This was the roughest leg of the entire trip. The wind was gusty, varying from twelve to twenty-nine miles an hour. It was dead ahead, so I chose to fly closer to the ground in order not to get into the stronger winds at higher altitudes which would slow us down considerably more. But close to the ground we got the full value of all the ground ‘bumps’. Whenever I would see a ravine ahead I would brace myself for the turbulence that was sure to be over it. Every patch of woods had its own air currents; and to the leeward of a town or village the air was extremely choppy.
Many times we would lose 75 to 100 feet in a down-gust – and we were only 300 feet above the ground most of the time. Once I watched the altimeter drop 180 of those precious 300 feet – and toward the end of the drop I started veering toward an open field, just in case it didn’t stop.
But the ship behaved beautifully. It didn’t pound and pitch. All it did was float up and down, and get kicked around sideways. There were no sudden shocks, and even when it yawed to one side or the other, it was not necessary to use rudder to straighten it out. Given a few seconds, it would come back by itself.
About the time Bob began to search his limbs for signs of gangrene, Perry airport came in sight, and just a couple of minutes later he crumpled out of the ship, looking for all the world like a new-born calf trying its legs for the first time.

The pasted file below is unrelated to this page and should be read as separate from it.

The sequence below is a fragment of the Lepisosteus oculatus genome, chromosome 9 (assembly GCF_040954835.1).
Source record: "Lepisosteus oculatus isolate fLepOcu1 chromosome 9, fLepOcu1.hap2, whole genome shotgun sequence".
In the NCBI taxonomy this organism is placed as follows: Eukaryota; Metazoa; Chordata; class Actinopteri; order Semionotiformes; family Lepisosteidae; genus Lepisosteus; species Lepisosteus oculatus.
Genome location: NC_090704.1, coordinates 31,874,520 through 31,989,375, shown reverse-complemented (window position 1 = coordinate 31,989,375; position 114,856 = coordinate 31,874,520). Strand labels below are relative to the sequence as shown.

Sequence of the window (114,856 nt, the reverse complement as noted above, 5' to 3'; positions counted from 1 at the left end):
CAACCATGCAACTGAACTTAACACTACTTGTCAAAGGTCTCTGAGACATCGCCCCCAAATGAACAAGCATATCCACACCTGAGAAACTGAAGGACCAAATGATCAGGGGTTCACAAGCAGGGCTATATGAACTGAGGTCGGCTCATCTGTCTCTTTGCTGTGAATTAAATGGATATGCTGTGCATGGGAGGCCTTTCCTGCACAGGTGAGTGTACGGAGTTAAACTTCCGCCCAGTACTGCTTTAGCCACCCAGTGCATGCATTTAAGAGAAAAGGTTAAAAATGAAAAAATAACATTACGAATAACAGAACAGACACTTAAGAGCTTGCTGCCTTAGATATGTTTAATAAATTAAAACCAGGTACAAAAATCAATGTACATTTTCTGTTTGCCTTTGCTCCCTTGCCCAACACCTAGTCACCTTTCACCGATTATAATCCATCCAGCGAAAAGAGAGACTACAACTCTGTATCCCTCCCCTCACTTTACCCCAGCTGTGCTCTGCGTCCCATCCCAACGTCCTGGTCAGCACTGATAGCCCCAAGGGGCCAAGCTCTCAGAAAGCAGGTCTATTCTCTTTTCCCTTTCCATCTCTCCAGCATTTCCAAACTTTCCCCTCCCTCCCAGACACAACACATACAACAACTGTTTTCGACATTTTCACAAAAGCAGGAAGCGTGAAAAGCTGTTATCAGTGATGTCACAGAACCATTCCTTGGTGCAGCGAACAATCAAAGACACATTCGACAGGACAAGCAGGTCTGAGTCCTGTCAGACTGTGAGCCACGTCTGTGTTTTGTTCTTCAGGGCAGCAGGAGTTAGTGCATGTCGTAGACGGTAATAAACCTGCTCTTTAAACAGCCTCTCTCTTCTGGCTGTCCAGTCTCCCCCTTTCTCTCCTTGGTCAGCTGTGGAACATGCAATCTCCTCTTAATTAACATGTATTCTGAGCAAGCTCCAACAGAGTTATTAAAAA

“Get that – – – thing down!”
No gas at Perry, but we still had enough in the tank to get to the small private field at Willoughby. One fellow said that when he saw the ship coming in, he dashed to get a movie camera from his car – but when he noticed the Army star on the fuselage, he promptly changed his mind. Such was the spirit of the flight.
Off on the last leg to Cleveland. Although the weather was a little better, this was a difficult section because I didn’t want to fly over congested areas quite yet.
A long sweeping circuit to the south carried me over the outskirts, but I had to use caution to avoid getting stuck in a bottle-neck of houses. Only once did I have a few uneasy moments when I had to follow a dual highway between two close-packed communities, where a forced landing, even on the highway, might involve trees and telephone wires.
But at last the Cleveland airport loomed ahead. Somewhere down there Mr Sikorsky would be waiting. An airliner preceded me into the field, and I realised when I saw the green light from the control tower that they expected me to follow him in and land on the runway. But that was not the way of this craft; if I had landed out in the middle of the field, I would have had to take off again to get in to the hangars. My procedure was to fly down the hangar line until I discovered the one where storage had been arranged, and then land on the ramp in front of it.
As I meandered along in front of the hangars, fifty feet in the air, the green light still followed me. I could almost hear the tower saying, “Get that – – – thing down!” He held the light until I got close to the tower, then finally gave up. I hovered momentarily out in front of him, grinning to see what he would do. He was scratching his head… reached for the light again, thought better of it, and finally with both hands signalled me vigorously ‘down’.
I laughed and continued my perambulations. In front of one hangar there appeared to be more commotion than usual, so I headed that way.